Many defaulted borrowers and mortgage investors are now questioning whether mortgage documents were properly transferred, and whether servicers or third-party foreclosure attorneys may have fabricated documents in courts to prove underlying ownership of the debt.
Judge Wizmur wrote that, in a bizarre twist, Countrywide had filed a "lost note certificate" in 2007, claiming the original note had been "misplaced, lost or destroyed."
But two years later, in September 2009, it suddenly found the note and attorneys were unable "to explain the inconsistencies between the lost note certification, Ms. DeMartini's testimony and the 'rediscovery' of the note," the judge wrote.
Some investors in MBS claim that loan documents were not properly delivered to the trusts because of the rush to securitize residential mortgages during the heady days of the real estate bubble from 2005 to 2008.
Earlier this month, the Congressional Oversight Panel for the Troubled Asset Relief Program said in a report that document problems could potentially call into question the validity of millions of mortgages, and it called on the Treasury Department to investigate.
Adam Levitin, an associate law professor at Georgetown University, said in Congressional testimony Nov. 16 that many of the requirements set forth in securitization pooling and servicing agreements "were not followed."
"If the notes and mortgages were not transferred to the trust, then the trust lacks standing to foreclose," he said.
The American Securitization Forum, a trade group, has described the delivery of notes and mortgage documents as "standard practice."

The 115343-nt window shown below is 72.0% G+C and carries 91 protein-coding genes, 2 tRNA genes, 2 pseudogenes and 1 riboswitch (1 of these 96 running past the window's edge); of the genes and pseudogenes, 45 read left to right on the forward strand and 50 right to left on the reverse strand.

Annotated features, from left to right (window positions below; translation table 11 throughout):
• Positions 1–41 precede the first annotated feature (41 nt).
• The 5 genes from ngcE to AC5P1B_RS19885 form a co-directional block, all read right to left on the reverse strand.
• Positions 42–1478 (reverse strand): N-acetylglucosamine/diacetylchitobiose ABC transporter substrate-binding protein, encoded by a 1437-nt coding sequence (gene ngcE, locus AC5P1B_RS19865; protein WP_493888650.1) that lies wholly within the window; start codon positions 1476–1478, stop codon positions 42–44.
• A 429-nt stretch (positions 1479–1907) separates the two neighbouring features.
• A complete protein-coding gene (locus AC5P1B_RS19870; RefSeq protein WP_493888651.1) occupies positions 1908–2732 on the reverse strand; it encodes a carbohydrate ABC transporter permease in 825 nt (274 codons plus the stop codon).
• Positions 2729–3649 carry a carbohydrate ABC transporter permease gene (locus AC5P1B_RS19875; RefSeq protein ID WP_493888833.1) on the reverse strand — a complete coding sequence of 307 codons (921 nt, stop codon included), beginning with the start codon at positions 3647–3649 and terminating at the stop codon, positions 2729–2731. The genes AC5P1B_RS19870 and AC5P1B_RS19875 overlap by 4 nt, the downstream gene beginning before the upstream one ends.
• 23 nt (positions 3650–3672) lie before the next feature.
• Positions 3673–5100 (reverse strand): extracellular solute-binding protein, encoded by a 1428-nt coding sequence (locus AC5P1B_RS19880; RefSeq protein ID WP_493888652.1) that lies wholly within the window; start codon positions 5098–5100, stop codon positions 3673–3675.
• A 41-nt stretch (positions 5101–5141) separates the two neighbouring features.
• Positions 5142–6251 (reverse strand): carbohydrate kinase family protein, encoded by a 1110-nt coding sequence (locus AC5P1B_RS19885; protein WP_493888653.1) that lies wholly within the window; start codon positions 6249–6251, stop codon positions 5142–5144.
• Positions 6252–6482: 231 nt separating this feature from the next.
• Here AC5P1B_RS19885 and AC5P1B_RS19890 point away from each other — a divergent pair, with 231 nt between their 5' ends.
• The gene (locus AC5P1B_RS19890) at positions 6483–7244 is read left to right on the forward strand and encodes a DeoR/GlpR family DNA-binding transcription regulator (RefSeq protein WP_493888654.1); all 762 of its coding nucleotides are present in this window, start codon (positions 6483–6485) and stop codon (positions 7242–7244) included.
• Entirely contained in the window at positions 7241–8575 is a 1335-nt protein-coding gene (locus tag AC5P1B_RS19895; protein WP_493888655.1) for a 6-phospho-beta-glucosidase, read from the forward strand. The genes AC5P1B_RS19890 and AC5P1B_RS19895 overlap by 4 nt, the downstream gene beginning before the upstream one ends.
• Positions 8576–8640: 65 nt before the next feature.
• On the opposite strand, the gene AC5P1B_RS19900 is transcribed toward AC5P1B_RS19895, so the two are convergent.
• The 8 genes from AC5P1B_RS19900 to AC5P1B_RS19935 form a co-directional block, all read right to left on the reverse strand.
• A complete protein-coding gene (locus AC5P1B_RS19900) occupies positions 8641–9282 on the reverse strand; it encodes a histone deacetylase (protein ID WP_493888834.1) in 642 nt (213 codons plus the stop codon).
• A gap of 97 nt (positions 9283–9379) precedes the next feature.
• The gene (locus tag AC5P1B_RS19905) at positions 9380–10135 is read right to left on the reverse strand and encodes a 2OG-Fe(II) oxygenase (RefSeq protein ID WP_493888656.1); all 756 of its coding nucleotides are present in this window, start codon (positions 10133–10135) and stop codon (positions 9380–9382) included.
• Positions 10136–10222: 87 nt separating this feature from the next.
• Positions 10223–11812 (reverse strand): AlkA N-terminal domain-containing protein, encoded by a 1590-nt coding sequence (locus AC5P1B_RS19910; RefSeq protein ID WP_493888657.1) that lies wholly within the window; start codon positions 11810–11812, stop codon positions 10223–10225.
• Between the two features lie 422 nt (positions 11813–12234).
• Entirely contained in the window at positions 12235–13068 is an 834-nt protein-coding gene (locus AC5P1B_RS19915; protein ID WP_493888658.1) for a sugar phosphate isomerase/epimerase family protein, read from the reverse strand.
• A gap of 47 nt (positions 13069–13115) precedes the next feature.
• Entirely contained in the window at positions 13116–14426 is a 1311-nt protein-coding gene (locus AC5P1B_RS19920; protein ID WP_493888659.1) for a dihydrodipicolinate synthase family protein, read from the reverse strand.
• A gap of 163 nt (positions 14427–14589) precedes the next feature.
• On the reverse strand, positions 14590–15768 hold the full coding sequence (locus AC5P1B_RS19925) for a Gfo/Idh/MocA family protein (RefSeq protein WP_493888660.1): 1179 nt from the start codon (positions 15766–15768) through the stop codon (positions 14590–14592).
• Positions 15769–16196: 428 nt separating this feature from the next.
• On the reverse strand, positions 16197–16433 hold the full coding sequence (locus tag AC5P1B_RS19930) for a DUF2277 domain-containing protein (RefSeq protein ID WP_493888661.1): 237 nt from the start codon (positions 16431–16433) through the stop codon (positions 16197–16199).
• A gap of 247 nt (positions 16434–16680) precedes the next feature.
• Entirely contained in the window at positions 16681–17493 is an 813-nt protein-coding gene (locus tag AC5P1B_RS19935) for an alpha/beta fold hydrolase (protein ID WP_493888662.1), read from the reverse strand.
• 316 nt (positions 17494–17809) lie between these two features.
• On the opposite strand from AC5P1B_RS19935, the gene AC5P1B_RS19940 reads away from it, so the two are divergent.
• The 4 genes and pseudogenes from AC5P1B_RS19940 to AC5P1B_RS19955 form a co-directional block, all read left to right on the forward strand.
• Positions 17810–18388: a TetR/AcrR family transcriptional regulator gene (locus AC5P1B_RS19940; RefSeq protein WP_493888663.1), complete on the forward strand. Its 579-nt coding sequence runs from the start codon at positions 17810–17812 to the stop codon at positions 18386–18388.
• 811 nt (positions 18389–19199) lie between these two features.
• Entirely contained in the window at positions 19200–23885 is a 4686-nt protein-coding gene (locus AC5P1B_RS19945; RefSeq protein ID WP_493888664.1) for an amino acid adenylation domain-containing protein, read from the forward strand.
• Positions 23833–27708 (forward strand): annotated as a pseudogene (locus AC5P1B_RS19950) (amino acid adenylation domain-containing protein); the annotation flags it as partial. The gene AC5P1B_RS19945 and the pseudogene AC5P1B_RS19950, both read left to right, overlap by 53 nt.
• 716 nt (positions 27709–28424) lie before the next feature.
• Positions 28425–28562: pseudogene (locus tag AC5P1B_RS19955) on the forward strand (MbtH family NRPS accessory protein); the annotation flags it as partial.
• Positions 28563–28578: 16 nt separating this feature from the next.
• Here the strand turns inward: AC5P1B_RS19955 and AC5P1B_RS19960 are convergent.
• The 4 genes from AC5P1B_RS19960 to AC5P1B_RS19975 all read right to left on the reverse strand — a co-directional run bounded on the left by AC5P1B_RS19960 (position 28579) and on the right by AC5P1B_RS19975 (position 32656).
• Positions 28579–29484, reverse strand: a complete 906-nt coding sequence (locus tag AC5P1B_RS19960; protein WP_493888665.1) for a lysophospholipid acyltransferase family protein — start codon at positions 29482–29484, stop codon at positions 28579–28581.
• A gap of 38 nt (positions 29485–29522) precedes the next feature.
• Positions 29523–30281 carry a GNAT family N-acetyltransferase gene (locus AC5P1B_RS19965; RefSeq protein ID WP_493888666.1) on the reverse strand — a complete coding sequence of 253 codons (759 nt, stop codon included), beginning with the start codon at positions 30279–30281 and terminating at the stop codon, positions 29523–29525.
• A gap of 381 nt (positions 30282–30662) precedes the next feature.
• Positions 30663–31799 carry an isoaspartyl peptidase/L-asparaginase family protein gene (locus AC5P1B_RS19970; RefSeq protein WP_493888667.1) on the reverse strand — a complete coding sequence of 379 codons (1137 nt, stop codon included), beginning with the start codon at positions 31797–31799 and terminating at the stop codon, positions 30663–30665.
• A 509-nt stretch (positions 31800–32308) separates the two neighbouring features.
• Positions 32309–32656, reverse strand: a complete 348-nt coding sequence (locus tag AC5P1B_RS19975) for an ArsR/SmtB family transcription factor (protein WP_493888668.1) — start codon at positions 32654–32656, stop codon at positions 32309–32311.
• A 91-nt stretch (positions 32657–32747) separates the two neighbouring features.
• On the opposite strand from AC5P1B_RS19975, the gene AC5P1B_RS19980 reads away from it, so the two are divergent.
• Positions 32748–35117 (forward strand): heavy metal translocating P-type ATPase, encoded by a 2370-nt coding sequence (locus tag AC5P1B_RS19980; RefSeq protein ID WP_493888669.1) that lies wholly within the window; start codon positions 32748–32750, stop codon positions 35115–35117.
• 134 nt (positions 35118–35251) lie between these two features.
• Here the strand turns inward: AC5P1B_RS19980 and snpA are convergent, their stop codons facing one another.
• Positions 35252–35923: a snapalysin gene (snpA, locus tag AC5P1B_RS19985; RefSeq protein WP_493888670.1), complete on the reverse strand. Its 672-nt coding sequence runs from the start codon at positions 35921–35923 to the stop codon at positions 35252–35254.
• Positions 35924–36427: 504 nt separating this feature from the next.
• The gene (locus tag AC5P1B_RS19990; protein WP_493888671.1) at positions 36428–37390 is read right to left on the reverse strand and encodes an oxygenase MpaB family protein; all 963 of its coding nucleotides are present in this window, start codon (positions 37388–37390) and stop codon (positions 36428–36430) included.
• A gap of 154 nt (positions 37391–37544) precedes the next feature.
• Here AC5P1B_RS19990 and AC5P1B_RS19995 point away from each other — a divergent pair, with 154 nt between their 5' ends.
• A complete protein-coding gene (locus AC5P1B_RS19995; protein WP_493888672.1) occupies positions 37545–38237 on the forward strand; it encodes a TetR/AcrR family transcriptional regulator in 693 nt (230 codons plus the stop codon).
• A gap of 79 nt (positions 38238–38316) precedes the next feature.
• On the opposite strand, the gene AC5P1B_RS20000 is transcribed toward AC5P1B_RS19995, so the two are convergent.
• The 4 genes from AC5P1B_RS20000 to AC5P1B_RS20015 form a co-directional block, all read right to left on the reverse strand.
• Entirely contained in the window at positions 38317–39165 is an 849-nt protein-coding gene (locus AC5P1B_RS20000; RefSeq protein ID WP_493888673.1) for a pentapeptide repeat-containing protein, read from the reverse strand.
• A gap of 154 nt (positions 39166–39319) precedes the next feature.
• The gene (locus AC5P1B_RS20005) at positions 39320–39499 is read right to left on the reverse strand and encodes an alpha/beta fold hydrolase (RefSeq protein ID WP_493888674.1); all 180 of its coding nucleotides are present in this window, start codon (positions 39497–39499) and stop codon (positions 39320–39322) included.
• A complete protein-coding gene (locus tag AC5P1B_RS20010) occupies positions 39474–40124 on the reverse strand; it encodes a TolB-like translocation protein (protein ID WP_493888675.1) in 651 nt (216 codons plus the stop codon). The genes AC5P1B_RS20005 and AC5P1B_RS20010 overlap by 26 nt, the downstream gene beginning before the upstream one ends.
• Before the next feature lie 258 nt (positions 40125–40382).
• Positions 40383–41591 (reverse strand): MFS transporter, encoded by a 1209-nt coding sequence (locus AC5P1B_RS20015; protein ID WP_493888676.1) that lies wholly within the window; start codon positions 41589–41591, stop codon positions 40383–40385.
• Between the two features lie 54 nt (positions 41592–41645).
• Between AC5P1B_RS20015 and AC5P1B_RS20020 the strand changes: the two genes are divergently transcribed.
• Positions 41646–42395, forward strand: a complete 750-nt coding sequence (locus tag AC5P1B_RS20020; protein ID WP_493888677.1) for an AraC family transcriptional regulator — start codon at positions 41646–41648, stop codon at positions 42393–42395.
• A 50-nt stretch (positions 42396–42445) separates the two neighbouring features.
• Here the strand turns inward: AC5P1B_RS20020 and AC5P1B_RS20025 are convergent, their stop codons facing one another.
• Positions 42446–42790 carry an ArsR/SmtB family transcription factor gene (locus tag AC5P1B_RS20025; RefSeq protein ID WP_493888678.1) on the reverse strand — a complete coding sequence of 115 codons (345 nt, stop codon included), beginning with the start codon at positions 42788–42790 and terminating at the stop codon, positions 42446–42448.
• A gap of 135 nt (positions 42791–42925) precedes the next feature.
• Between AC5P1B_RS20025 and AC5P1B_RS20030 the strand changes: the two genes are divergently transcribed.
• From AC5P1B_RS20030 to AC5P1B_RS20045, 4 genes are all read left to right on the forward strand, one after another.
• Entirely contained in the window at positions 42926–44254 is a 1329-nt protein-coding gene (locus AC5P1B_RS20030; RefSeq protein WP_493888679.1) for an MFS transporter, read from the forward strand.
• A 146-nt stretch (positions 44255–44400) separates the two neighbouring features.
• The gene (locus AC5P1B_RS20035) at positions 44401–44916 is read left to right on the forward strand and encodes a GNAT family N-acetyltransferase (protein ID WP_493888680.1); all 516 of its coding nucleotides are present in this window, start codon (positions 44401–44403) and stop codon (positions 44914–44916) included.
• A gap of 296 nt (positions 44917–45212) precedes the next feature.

But investors have argued that if documents were not delivered properly, the custodian would have been required to notify servicers in an "exception report," and the trust's sponsor would have to repurchase the loans.
However, failure to provide such notification may be tantamount to falsely certifying under the Sarbanes-Oxley Act that the documents had been delivered, investors and analysts have said.
The American Bankers Association published a paper this month claiming that the role of trustees is "ministerial in nature" and does not require that trustees "verify, investigate or monitor the actions of the seller or the servicer."
All appearances suggest that, up until now, industry attorneys have not seriously contemplated the possibility that securitization procedures could have failed on so basic a level.
"In our experience, we are not aware of material deviations from the general practice of delivering the physical mortgage notes to the trustee or its custodian," wrote Steven Kudenholdt and Stephen Ornstein, former attorneys for the securitization legal giant Thacher Proffitt who are now partners at SNR Denton.
In a subsequent interview with American Banker, the two lawyers — whose previous firm helped Countrywide securitize mortgages — argued that a widespread failure to complete the transfer was implausible.